Third, the Board received several comments about the proposed requirement that auditors review the company's financial relationships and transactions with its executive officers, including some expressing concern that the auditor's actions might influence the design and appropriateness of company compensation arrangements with its executive officers. In practice, auditors already need to review such agreements for other purposes, such as the proper accounting for share-based payment and bonus arrangements. In response to the concerns expressed, the Board clarified that the procedures in the reproposed standard are part of the auditor's risk assessment process — focusing on a small group of executives who are in a position to influence the company's accounting and financial statements — and do not require the auditor to make any determination regarding the reasonableness of the company's compensation arrangements with its executive officers. Rather than evaluating or judging the nature and level of executive compensation, these procedures are designed to identify any incentives and pressures for executive officers to meet financial targets, which can result in risks of material misstatement of the financial statements.
Finally, I would like to say a few words about the economic analysis related to the reproposed standards and amendments. Although the Board has always considered potential costs in the process of issuing new standards, the Board began to work on expanding its analysis in early 2012, considering whether more could be done to understand the potential economic consequences — positive and negative — of the Board's standard setting activities. Subsequently, in April of last year, Congress passed the Jumpstart Our Business Startups Act of 2012 ("JOBS Act"), which states that any rules adopted by the Board subsequent to April 5, 2012, do not apply to the audits of emerging growth companies unless the SEC "determines that the application of such additional requirements is necessary or appropriate in the public interest, after considering the protection of investors, and whether the action will promote efficiency, competition, and capital formation."
The reproposed standard and amendments, if adopted, will be the first issued by the Board, since the enactment of the JOBS Act, that require auditors to perform new audit procedures. The economic analysis and JOBS Act discussions in the release therefore are an attempt at gathering and conveying information relevant to the evaluation by the Board of the potential effects of requiring such new audit procedures. We are eager to receive input both on the substance of the economic analysis questions we have posed, as well as on our still developing economic analysis process.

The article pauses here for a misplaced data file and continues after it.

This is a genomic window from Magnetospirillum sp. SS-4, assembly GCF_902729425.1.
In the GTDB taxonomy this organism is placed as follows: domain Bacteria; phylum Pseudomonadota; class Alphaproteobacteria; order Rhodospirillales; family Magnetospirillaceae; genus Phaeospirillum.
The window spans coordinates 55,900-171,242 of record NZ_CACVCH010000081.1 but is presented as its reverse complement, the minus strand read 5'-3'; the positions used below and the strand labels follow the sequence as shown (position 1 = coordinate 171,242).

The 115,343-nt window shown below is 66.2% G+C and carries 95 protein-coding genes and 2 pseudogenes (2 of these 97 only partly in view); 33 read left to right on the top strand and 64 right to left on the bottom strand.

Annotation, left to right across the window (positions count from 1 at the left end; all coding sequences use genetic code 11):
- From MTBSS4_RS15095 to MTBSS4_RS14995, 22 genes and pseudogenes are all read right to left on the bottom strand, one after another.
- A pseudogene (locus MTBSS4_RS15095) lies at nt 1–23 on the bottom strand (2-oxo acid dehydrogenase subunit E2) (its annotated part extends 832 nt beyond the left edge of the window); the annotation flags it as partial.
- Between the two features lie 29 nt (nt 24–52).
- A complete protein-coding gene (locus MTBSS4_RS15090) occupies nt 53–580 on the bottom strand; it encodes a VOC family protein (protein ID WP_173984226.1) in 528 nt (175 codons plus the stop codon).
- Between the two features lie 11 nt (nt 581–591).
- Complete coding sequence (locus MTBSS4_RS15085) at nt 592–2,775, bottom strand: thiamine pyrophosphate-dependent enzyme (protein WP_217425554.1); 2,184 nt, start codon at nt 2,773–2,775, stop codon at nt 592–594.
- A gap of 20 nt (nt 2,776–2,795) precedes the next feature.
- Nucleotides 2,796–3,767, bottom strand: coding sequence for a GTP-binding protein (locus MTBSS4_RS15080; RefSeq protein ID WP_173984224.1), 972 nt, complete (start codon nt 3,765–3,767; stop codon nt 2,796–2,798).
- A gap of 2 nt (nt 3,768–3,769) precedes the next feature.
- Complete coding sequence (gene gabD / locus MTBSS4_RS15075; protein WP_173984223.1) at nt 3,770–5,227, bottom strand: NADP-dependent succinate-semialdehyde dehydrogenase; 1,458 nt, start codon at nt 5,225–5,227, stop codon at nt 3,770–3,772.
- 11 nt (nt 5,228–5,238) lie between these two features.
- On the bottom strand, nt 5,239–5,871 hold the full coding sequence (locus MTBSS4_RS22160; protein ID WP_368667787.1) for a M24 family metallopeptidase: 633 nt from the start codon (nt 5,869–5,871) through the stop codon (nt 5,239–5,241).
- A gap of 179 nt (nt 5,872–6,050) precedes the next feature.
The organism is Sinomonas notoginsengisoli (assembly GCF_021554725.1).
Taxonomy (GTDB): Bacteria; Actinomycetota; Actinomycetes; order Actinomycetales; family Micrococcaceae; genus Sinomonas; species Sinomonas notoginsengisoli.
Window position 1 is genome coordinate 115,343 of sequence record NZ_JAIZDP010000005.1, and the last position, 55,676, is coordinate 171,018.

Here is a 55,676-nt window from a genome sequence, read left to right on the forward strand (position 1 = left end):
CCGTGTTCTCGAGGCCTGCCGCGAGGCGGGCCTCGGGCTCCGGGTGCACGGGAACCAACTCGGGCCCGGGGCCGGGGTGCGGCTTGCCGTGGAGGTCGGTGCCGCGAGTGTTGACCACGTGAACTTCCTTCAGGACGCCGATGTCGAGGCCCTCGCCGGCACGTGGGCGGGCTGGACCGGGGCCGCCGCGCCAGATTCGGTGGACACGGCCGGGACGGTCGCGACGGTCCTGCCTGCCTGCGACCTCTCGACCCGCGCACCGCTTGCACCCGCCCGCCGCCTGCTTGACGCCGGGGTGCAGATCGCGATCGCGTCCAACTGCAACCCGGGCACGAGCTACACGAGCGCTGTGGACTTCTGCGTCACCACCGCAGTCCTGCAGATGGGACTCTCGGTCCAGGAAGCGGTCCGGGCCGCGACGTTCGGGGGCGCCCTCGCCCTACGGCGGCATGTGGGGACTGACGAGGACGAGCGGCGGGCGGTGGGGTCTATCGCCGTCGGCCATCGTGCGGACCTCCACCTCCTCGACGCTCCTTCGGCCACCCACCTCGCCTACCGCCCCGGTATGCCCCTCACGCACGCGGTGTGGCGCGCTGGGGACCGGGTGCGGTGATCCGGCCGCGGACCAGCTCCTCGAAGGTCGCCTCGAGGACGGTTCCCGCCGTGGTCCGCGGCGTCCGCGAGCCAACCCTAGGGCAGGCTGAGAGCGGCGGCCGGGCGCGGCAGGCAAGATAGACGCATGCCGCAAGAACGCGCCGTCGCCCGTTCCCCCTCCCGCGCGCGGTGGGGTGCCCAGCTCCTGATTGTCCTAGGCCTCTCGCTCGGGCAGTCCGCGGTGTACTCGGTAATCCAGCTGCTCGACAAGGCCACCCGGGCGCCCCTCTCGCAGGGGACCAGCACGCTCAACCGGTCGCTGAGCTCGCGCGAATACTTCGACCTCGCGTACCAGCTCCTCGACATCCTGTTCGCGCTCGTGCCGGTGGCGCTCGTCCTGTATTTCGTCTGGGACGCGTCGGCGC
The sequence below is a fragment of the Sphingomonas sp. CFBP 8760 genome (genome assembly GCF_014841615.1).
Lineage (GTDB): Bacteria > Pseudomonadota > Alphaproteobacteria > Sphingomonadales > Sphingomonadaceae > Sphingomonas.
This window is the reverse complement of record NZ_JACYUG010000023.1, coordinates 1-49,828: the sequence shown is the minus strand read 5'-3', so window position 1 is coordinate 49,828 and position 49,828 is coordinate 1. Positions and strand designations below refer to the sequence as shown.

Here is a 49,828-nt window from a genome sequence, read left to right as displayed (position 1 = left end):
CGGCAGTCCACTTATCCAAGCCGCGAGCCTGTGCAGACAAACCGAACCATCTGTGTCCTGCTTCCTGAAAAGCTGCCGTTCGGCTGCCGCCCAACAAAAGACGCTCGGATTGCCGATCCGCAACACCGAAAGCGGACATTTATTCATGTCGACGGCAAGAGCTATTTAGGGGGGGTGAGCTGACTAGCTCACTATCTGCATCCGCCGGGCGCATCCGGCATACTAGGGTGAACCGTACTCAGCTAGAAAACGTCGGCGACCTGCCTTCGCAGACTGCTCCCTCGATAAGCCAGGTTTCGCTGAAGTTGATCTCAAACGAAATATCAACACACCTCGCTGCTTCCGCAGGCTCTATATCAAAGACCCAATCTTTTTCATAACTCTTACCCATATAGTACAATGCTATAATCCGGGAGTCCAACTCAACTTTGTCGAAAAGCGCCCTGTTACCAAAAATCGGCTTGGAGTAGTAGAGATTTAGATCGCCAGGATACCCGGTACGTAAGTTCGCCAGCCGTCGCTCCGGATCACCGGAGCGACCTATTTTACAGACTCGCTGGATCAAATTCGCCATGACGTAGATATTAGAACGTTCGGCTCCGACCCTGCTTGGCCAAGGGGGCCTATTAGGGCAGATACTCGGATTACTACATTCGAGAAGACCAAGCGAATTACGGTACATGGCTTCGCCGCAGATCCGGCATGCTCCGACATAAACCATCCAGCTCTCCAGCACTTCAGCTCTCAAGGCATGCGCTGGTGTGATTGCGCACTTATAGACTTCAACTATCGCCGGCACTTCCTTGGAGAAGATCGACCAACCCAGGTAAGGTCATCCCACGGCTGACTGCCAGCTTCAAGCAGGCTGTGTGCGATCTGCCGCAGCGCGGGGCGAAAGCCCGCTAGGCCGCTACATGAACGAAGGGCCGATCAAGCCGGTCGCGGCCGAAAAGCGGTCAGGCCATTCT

The related parties standard, in particular, may present challenges in connection with the JOBS Act analysis. As noted in the release, small companies — including emerging growth companies — may engage in related party transactions more frequently and therefore be exposed to incrementally higher audit costs as a result of the new requirements. At the same time, if there is an increased incidence of such transactions at emerging growth companies, the risks of material misstatement of the financial statements also may be incrementally higher, such that the new standard may provide greater investor protection benefits in the audits of such companies. Finding the right balance of burden and benefit will be a challenge, and I look forward to receiving thoughtful input on these difficult issues, and on the reproposed standard and amendments in general.
In closing, I will join my colleagues on the Board in thanking the staff in the Office of the Chief Auditor, including Marty Bauman, Greg Scates, Nick Grillo, Brian Degano and everyone else involved, as well as members of the Office of General Counsel and the Division of Registration and Inspections, all of whom contributed to this important project.